Outlining Foundational Principles

In addition to the conceptual pairings and oppositions discussed in the previous section, the version of critical sociology presented in Interrogating the Social can be elaborated through five overlapping principles, which are adopted as alternatives to commonplace assumptions and can be operationalized in specific ways.












Social naturalism

Historicization and ethnologization


A priori indeterminacy














The first such principle is sociocentrism, the belief in the causal or explanatory primacy of societally based processes, group dynamics, and communal factors—such as collective memory, symbolic systems, and organizational influences—in the analysis of particular phenomena or situations. Durkheim’s famed intervention in the Dreyfus Affair, ‘Individualism and the Intellectuals,’ advanced a classic sociocentric position in its assertion that, far from being a natural reflection of the ontological precedence of the individual over society, individualism was an effect of modern society; the cult of the individual was a sacred belief made possible by such a society, collectively shared among its members (Durkheim 1970). Hence, sociocentrism refutes the widespread belief that society can be reduced to an accumulation or aggregation of individuals, focusing instead on the play of collective forces that exist above such individuals and function independently of them. In addition, sociocentrism is opposed to moral individualism, the notion that persons are self-sufficient or self-interested persons representing monadic atoms competing with each other for finite resources and gains (as in the mythology of homo economicus). Contra rational-choice models of action, then, choice is less the expression of instrumentally rational calculation or the exercise of personal freedom of selection among an unlimited range of options than the outcome of a societally created and delimited range of possibilities and dispositions.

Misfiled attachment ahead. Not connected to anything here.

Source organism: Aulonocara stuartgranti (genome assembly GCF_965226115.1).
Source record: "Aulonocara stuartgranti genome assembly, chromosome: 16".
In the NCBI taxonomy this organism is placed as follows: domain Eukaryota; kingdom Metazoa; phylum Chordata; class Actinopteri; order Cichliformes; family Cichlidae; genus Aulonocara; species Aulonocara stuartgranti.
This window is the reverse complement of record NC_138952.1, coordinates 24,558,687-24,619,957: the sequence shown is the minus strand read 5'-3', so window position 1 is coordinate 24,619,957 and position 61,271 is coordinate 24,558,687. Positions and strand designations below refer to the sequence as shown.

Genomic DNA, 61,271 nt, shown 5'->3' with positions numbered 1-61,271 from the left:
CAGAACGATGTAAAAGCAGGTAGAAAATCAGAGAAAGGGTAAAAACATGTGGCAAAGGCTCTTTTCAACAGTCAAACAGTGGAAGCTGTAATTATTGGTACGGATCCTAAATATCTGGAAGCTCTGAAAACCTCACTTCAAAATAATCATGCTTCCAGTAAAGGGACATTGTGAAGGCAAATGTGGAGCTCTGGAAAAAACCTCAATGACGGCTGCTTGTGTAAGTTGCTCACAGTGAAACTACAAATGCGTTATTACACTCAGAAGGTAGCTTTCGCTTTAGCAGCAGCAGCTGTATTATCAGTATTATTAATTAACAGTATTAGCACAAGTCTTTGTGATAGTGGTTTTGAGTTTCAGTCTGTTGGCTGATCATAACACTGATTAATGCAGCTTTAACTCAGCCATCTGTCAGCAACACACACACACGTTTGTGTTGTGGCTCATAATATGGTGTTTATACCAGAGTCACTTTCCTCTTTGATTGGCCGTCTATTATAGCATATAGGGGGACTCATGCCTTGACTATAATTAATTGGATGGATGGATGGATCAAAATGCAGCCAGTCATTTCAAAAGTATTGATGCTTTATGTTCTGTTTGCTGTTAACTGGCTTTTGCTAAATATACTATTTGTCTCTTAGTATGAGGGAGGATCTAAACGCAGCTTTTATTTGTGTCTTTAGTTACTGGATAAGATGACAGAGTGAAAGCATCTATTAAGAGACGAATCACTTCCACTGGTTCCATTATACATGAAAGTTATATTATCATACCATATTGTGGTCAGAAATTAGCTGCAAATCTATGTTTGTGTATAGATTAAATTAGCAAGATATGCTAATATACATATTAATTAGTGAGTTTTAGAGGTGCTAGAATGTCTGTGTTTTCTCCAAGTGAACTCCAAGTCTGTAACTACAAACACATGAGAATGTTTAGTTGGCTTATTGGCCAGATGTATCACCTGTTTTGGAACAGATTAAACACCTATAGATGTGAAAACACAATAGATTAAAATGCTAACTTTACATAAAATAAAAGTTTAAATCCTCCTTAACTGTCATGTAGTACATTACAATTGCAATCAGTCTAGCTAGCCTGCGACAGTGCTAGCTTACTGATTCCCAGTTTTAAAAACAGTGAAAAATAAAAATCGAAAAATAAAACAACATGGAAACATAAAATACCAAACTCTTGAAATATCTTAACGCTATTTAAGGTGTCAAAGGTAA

Critical sociology is supported by a social constructivist epistemology, designed to counter naturalizing explanations of the existing social order that portray the latter as an inexorable or necessary outcome of supposedly eternal and universal forces or, yet again, biologically derived conceptions of human nature rooted in evolutionary or genetic determinism. By contrast, social constructivism denaturalizes the institutional status quo and the doxa of commonsensical beliefs and practices. The aforementioned processes of historicization and ethnologization unsettle the taken-for-granted character of this status quo and common sense by demonstrating that they represent socially arbitrary arrangements and conventions, resulting from ongoing struggles among actors, structures of domination, or provisional decisions to stabilize economic, political, and cultural factors in specific epochs and places. To this extent, the concomitant radical destabilization of the inevitability and legitimacy of systemic configurations and traditional worldviews can disrupt their unreflexive reproduction and repetition over time, while inciting persons and groups to imagine and experiment with alternative projects of collective organization of social life.